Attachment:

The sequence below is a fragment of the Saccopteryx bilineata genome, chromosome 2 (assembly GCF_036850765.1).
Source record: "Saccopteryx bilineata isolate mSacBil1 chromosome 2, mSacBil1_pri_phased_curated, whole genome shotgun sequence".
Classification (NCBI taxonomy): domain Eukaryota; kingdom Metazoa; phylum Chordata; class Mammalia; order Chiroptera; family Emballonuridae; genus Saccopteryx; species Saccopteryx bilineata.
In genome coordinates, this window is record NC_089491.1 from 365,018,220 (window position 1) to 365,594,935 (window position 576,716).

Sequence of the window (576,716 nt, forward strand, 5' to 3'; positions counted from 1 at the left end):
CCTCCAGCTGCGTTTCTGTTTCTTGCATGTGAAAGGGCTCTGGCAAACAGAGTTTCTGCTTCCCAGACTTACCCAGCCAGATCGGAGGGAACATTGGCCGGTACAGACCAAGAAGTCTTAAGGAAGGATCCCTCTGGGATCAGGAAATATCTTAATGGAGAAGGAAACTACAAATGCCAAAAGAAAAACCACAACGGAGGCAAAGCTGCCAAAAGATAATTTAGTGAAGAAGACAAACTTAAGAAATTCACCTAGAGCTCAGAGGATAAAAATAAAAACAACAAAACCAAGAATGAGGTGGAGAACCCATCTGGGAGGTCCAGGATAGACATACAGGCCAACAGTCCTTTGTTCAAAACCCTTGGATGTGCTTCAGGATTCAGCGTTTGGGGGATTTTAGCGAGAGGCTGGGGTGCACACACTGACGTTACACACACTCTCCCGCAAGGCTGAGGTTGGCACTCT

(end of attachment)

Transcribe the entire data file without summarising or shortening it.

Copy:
The sequence below is a fragment of the Saccopteryx bilineata genome, chromosome 2 (assembly GCF_036850765.1).
Source record: "Saccopteryx bilineata isolate mSacBil1 chromosome 2, mSacBil1_pri_phased_curated, whole genome shotgun sequence".
Classification (NCBI taxonomy): domain Eukaryota; kingdom Metazoa; phylum Chordata; class Mammalia; order Chiroptera; family Emballonuridae; genus Saccopteryx; species Saccopteryx bilineata.
In genome coordinates, this window is record NC_089491.1 from 365,018,220 (window position 1) to 365,594,935 (window position 576,716).

Sequence of the window (576,716 nt, forward strand, 5' to 3'; positions counted from 1 at the left end):
CCTCCAGCTGCGTTTCTGTTTCTTGCATGTGAAAGGGCTCTGGCAAACAGAGTTTCTGCTTCCCAGACTTACCCAGCCAGATCGGAGGGAACATTGGCCGGTACAGACCAAGAAGTCTTAAGGAAGGATCCCTCTGGGATCAGGAAATATCTTAATGGAGAAGGAAACTACAAATGCCAAAAGAAAAACCACAACGGAGGCAAAGCTGCCAAAAGATAATTTAGTGAAGAAGACAAACTTAAGAAATTCACCTAGAGCTCAGAGGATAAAAATAAAAACAACAAAACCAAGAATGAGGTGGAGAACCCATCTGGGAGGTCCAGGATAGACATACAGGCCAACAGTCCTTTGTTCAAAACCCTTGGATGTGCTTCAGGATTCAGCGTTTGGGGGATTTTAGCGAGAGGCTGGGGTGCACACACTGACGTTACACACACTCTCCCGCAAGGCTGAGGTTGGCACTCT